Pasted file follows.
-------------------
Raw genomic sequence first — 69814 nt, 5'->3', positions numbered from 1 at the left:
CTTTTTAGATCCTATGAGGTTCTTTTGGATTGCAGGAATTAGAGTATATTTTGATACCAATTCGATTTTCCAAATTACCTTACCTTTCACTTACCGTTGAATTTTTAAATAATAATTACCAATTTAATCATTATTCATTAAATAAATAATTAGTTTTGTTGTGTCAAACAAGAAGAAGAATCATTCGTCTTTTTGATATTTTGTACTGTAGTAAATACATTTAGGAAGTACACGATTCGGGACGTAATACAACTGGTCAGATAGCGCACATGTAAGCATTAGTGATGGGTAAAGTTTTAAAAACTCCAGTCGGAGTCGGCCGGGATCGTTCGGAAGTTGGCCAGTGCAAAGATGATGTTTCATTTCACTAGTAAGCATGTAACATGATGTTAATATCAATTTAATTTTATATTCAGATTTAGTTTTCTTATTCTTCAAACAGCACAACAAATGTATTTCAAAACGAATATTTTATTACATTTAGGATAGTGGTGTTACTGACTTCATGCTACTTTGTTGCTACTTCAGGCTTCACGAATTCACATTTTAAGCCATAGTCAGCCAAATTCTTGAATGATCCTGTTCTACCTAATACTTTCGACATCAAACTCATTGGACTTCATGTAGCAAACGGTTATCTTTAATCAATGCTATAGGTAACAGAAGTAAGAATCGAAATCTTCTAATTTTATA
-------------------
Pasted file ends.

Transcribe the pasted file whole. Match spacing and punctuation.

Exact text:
Raw genomic sequence first — 69814 nt, 5'->3', positions numbered from 1 at the left:
CTTTTTAGATCCTATGAGGTTCTTTTGGATTGCAGGAATTAGAGTATATTTTGATACCAATTCGATTTTCCAAATTACCTTACCTTTCACTTACCGTTGAATTTTTAAATAATAATTACCAATTTAATCATTATTCATTAAATAAATAATTAGTTTTGTTGTGTCAAACAAGAAGAAGAATCATTCGTCTTTTTGATATTTTGTACTGTAGTAAATACATTTAGGAAGTACACGATTCGGGACGTAATACAACTGGTCAGATAGCGCACATGTAAGCATTAGTGATGGGTAAAGTTTTAAAAACTCCAGTCGGAGTCGGCCGGGATCGTTCGGAAGTTGGCCAGTGCAAAGATGATGTTTCATTTCACTAGTAAGCATGTAACATGATGTTAATATCAATTTAATTTTATATTCAGATTTAGTTTTCTTATTCTTCAAACAGCACAACAAATGTATTTCAAAACGAATATTTTATTACATTTAGGATAGTGGTGTTACTGACTTCATGCTACTTTGTTGCTACTTCAGGCTTCACGAATTCACATTTTAAGCCATAGTCAGCCAAATTCTTGAATGATCCTGTTCTACCTAATACTTTCGACATCAAACTCATTGGACTTCATGTAGCAAACGGTTATCTTTAATCAATGCTATAGGTAACAGAAGTAAGAATCGAAATCTTCTAATTTTATA